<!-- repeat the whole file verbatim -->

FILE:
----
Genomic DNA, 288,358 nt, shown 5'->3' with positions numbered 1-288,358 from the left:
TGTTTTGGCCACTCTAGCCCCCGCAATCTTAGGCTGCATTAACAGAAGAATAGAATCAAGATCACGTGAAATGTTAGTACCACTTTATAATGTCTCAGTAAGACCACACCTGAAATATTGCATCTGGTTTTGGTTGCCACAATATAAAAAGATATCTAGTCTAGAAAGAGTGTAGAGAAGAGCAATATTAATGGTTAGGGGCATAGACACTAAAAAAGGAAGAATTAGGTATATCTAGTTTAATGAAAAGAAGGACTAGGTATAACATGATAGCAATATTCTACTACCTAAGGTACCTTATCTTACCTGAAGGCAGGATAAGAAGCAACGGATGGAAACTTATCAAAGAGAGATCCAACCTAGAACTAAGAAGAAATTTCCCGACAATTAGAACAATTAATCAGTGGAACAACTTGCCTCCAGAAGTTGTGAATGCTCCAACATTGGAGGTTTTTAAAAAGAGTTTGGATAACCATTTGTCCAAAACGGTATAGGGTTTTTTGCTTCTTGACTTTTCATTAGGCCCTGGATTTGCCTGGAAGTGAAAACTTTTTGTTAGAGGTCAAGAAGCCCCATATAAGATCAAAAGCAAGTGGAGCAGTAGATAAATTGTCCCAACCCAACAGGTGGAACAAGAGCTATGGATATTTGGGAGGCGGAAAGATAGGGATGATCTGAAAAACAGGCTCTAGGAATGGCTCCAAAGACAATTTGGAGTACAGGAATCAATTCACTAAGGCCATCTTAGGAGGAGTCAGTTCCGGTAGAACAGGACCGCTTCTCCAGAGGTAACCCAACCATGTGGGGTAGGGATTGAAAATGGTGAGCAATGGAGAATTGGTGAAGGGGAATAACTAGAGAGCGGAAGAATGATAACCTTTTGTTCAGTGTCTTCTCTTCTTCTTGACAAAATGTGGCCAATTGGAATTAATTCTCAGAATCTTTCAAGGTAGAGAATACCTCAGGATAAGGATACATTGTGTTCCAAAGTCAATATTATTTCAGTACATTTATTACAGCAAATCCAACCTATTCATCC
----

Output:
Genomic DNA, 288,358 nt, shown 5'->3' with positions numbered 1-288,358 from the left:
TGTTTTGGCCACTCTAGCCCCCGCAATCTTAGGCTGCATTAACAGAAGAATAGAATCAAGATCACGTGAAATGTTAGTACCACTTTATAATGTCTCAGTAAGACCACACCTGAAATATTGCATCTGGTTTTGGTTGCCACAATATAAAAAGATATCTAGTCTAGAAAGAGTGTAGAGAAGAGCAATATTAATGGTTAGGGGCATAGACACTAAAAAAGGAAGAATTAGGTATATCTAGTTTAATGAAAAGAAGGACTAGGTATAACATGATAGCAATATTCTACTACCTAAGGTACCTTATCTTACCTGAAGGCAGGATAAGAAGCAACGGATGGAAACTTATCAAAGAGAGATCCAACCTAGAACTAAGAAGAAATTTCCCGACAATTAGAACAATTAATCAGTGGAACAACTTGCCTCCAGAAGTTGTGAATGCTCCAACATTGGAGGTTTTTAAAAAGAGTTTGGATAACCATTTGTCCAAAACGGTATAGGGTTTTTTGCTTCTTGACTTTTCATTAGGCCCTGGATTTGCCTGGAAGTGAAAACTTTTTGTTAGAGGTCAAGAAGCCCCATATAAGATCAAAAGCAAGTGGAGCAGTAGATAAATTGTCCCAACCCAACAGGTGGAACAAGAGCTATGGATATTTGGGAGGCGGAAAGATAGGGATGATCTGAAAAACAGGCTCTAGGAATGGCTCCAAAGACAATTTGGAGTACAGGAATCAATTCACTAAGGCCATCTTAGGAGGAGTCAGTTCCGGTAGAACAGGACCGCTTCTCCAGAGGTAACCCAACCATGTGGGGTAGGGATTGAAAATGGTGAGCAATGGAGAATTGGTGAAGGGGAATAACTAGAGAGCGGAAGAATGATAACCTTTTGTTCAGTGTCTTCTCTTCTTCTTGACAAAATGTGGCCAATTGGAATTAATTCTCAGAATCTTTCAAGGTAGAGAATACCTCAGGATAAGGATACATTGTGTTCCAAAGTCAATATTATTTCAGTACATTTATTACAGCAAATCCAACCTATTCATCC